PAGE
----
Despite this, with each consecutive budget, total foreign aid decreases as a percentage of PNG’s annual budget. In addition, the OECD Development Cooperative Directorate estimates that Australian development assistance to PNG has undergone a 29 percent real-decline since 2009.

But, as a component of total aid received by PNG, Australian development assistance makes up 68% of all donor contributions. It is because of its proportion that PNG is interested in setting a precedent of how it wants all aid to be “re-aligned”.

With the chances of the current government being re-elected for another five year term in 2017’s National Election remaining high, the push for Australia to fall into line with PNG’s request will not be sidelined – it will only gather momentum.

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~ by Tavurvur on March 11, 2017.

3 Responses to “Changing the Aid Game in PNG”

  1. Well, I think the biggest parallel system emerging in PNG is the kleptocracy where the pollies assume project management roles and spend vast public DSIP/PSIP funds on political priorities and cronies through their own management teams while the bureaucracy stands idly by lacking funds. Oz should ask for all PNG income (LNG etc) to be reflected in PNG budget and DSIP to be redirected into addressing the budgetary “national priorities” before even considering this.

    • Yes, I don’t think that system is “emerging” – it’s entrenched. But the request by PNG isn’t technically impossible to manage. There are systems and checks that can be introduced which would make oversight of expenditure transparent to Australia. The objection from PNG isn’t so much who has control over spending, but where Australian Aid is spent. I think the government would be more than happy to allow Australia full oversight of a direct fund model – as long as its being spent on “national priorities”.

      • Well then I guess I look around where I live and see schools, hospital, police station, court house and roads all directly funded by Australia over the last 10 years (and using local contractors). That seems in line with stated national priorities. It is difficult for me to see how putting that money in the general pot would improve things or allow the “Australian” money to have different oversight than the “PNG” funds (which don’t seem to have much existing oversight) – unless we have parallel systems (again) for tracking govt expenditure.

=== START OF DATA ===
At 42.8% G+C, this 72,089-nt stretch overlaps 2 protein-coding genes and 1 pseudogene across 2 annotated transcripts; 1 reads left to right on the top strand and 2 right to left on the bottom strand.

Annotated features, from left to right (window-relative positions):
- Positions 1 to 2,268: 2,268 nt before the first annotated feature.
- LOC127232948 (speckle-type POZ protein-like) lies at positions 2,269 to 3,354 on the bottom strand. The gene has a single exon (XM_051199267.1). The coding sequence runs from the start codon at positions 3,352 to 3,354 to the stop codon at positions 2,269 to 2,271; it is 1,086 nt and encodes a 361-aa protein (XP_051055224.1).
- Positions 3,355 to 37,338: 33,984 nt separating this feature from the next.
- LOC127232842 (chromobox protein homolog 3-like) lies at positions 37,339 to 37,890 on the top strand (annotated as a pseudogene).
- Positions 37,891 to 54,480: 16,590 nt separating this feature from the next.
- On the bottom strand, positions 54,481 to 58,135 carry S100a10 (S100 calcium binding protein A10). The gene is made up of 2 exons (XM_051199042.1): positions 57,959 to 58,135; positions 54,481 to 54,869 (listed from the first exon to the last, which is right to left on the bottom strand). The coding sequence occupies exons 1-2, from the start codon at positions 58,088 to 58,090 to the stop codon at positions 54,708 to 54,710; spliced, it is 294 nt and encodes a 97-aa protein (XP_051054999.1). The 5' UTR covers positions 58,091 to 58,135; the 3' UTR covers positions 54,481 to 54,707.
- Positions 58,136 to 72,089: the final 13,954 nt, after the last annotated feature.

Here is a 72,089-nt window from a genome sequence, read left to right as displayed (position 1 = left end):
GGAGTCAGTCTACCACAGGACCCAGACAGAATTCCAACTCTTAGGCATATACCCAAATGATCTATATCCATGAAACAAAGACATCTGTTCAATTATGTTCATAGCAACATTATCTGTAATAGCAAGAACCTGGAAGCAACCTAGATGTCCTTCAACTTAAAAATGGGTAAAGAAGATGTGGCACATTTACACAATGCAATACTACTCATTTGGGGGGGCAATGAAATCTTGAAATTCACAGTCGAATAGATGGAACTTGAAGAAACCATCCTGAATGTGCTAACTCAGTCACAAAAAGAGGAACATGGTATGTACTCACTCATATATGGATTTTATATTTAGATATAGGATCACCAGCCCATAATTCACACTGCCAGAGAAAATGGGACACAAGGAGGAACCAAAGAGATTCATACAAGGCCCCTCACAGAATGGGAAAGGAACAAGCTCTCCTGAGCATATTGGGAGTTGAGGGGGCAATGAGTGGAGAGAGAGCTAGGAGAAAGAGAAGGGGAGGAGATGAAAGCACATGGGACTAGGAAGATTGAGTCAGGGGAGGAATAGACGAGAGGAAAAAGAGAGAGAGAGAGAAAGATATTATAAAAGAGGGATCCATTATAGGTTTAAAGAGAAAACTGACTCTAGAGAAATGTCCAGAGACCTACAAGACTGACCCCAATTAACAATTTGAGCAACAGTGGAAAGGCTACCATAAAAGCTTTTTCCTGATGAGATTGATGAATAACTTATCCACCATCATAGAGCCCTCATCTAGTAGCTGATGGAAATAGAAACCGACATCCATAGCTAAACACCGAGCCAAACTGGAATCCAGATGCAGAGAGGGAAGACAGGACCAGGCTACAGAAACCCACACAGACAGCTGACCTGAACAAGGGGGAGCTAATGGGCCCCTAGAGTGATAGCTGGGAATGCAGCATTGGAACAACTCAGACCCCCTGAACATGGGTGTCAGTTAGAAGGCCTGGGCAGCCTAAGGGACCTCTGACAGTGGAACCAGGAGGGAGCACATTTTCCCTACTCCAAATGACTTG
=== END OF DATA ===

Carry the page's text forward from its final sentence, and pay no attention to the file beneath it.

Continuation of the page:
Purchase and distribution of medicines to health centres and aid posts would seem like a nice direct funding model to help the people of PNG in keeping with national priorities but look where that went a year or so ago.

        Forgive my skepticism and quite happy to be wrong.

        Totally agree that current donor support could be better thought out and directed. As you say there have been too many sponsored initiatives with initial support that have not followed through. Take elementary schooling for example. Not to mention the OBE fiasco.

        “Trade not aid,” nice slogan, but I’m wondering what that really means? The Oz media are saying there’s a national emergency on its way due to low gas supply down there – is that a gas sales (trade) opportunity for PNG? Or are we suggesting Oz & PNG agricultura/tourism/fisheries companies work together to build markets, skills, capacity? Or does it mean building trade infrastructure – roads etc.

        Anyway, thanks for the article – I hope it provokes more discussion.